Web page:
Cast your bread upon the waters, for you will find it after many days. Ecclesiastes 11:1
What does it mean to cast your bread upon the waters? People use the phrase in different ways. For some, it means to take a chance. Bread could be used to catch fish as well as less edible creatures – wait and see what bites. For others it means to give it away and have faith it will return to you. They see it as charity, like feeding part of your lunch sandwich to the ducks and fish in a pond at the park. It is sharing your food (life) with others less fortunate.
In ancient Egypt, bread (grain) symbolized wealth and livelihood. Water (the ocean or the Nile) symbolized trade, the business world, economy. They would sprinkle grain in the water in a ceremony to invoke good luck from the gods. Perhaps that is the idea behind wishing wells and tossing coins into a fountain. Bread and grain were often traded as money.
The Old Testament talks about bread as being one’s staple, what a person needs to get by on a daily basis. Perhaps this is what Jesus meant in the Lord’s Prayer when he prayed for God to give us each day our daily bread. To a nomadic desert people water was a more precious commodity than gold. It was life itself. In the wilderness, God provided both bread (manna) and water in miraculous ways.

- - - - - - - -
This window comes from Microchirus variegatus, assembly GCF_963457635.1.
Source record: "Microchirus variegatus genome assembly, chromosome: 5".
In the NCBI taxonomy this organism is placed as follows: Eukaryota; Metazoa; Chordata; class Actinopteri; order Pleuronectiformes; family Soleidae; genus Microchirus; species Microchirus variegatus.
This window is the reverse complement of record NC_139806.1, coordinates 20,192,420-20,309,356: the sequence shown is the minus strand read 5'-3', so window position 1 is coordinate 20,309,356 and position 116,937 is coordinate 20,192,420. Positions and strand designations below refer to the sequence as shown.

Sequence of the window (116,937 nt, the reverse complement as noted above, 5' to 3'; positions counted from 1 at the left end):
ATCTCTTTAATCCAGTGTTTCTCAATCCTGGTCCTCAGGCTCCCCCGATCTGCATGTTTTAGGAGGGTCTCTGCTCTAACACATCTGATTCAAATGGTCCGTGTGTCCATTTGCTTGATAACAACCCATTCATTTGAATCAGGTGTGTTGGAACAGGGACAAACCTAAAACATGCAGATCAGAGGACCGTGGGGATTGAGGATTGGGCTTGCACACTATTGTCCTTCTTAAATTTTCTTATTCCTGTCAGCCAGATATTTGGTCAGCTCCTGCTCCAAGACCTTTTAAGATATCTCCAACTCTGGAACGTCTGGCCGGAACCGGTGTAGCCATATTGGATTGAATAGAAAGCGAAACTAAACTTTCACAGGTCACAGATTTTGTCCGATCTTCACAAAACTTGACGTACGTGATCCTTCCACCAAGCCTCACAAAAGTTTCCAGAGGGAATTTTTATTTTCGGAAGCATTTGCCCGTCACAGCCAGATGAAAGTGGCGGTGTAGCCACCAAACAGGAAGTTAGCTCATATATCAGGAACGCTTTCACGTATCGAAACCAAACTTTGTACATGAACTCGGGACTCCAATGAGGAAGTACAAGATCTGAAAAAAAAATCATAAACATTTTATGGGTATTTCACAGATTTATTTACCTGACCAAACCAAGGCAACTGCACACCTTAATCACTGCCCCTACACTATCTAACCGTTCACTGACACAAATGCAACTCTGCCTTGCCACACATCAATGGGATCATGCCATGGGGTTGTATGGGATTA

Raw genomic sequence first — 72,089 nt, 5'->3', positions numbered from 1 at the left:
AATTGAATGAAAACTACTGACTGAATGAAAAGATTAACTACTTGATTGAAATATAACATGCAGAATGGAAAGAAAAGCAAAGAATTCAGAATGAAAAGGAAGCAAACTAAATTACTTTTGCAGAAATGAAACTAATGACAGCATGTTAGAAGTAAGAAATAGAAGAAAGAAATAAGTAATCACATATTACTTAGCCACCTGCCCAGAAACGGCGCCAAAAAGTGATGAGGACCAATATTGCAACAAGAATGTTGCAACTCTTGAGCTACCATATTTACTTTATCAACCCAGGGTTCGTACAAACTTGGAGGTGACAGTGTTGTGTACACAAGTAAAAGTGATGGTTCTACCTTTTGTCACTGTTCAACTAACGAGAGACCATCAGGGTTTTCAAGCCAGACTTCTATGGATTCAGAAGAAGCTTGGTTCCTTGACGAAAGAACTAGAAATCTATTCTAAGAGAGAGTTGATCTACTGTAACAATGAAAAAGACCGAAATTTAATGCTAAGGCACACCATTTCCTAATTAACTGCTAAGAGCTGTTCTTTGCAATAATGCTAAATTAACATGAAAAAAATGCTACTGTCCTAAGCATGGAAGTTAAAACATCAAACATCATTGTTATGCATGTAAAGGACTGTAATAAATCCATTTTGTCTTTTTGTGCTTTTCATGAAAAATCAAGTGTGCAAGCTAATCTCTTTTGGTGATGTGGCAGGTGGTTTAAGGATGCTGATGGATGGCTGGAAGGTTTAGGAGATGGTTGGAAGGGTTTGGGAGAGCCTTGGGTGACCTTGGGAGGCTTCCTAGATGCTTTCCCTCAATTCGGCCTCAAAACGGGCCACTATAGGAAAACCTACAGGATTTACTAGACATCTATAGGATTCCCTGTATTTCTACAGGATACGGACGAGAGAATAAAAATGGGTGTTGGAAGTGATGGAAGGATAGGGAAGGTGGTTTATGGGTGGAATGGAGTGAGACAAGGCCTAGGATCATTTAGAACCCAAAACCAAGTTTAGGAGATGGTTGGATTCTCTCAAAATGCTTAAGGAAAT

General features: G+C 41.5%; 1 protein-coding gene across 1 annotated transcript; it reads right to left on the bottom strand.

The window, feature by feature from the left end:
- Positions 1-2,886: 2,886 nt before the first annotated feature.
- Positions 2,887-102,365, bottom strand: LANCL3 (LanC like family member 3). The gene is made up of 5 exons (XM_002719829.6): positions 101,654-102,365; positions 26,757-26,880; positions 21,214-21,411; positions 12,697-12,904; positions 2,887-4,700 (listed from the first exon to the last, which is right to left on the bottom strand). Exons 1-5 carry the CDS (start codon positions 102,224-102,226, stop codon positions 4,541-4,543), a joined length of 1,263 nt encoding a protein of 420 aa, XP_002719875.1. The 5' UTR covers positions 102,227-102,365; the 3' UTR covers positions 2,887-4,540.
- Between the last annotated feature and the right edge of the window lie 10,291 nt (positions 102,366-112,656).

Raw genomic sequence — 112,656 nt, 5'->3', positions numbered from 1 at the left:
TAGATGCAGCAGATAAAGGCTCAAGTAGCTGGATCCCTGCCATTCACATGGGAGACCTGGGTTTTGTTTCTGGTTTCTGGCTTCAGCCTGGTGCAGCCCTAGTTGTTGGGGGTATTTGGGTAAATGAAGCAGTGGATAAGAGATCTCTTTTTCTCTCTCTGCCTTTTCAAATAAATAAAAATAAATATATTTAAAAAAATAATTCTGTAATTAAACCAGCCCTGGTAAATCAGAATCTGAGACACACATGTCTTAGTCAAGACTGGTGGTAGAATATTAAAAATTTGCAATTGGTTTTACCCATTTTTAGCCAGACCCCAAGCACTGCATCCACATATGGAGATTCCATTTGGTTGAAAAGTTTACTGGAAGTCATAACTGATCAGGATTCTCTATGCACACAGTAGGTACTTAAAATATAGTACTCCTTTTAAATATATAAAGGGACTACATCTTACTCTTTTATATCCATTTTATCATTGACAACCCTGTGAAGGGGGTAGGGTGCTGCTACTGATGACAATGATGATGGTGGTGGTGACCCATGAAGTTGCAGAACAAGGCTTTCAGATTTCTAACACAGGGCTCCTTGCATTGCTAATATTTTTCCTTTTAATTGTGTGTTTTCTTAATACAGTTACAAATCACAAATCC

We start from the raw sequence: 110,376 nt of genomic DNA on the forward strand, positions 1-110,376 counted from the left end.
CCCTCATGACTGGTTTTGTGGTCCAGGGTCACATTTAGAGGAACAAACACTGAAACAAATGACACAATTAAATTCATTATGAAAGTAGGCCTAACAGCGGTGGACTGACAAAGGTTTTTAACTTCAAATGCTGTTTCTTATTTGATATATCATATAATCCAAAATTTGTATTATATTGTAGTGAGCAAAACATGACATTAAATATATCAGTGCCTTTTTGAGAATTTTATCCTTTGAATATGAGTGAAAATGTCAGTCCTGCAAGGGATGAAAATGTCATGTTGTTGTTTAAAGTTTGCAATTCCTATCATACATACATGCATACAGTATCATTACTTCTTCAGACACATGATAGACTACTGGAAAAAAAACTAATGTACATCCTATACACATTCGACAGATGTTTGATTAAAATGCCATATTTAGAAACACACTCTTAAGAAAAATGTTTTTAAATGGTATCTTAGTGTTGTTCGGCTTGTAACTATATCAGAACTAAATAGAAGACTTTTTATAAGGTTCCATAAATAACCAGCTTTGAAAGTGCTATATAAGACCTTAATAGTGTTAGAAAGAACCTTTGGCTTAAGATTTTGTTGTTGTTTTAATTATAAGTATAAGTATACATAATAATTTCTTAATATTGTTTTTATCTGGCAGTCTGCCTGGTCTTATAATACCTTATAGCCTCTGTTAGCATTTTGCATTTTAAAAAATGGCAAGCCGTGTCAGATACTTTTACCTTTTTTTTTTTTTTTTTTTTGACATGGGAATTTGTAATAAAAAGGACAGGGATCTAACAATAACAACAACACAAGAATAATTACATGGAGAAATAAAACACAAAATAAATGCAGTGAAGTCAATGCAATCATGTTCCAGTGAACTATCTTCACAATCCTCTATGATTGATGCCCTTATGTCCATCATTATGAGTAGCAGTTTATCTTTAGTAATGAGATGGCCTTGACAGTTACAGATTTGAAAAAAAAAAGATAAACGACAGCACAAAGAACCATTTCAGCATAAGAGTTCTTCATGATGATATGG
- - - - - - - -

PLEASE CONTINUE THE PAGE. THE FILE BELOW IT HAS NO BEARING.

Jesus called himself both the Bread of Life and the Living Water. He gives us daily what we need to sustain us, and also quenches our thirst for belonging to something greater than ourselves and to be loved for eternity. He gives us earth and heaven – the here and now, and the world to come. If we have faith, God will provide for us, emotionally, economically and physically. Yes, we have to do our part. We have to cast it into the loving arms who created it all and trust He will dole it back out as we need it, when we need it. It is like putting all of our money in the bank for future use and withdrawing only what we need. Except, of course we are talking about more than money, we are talking about our very souls.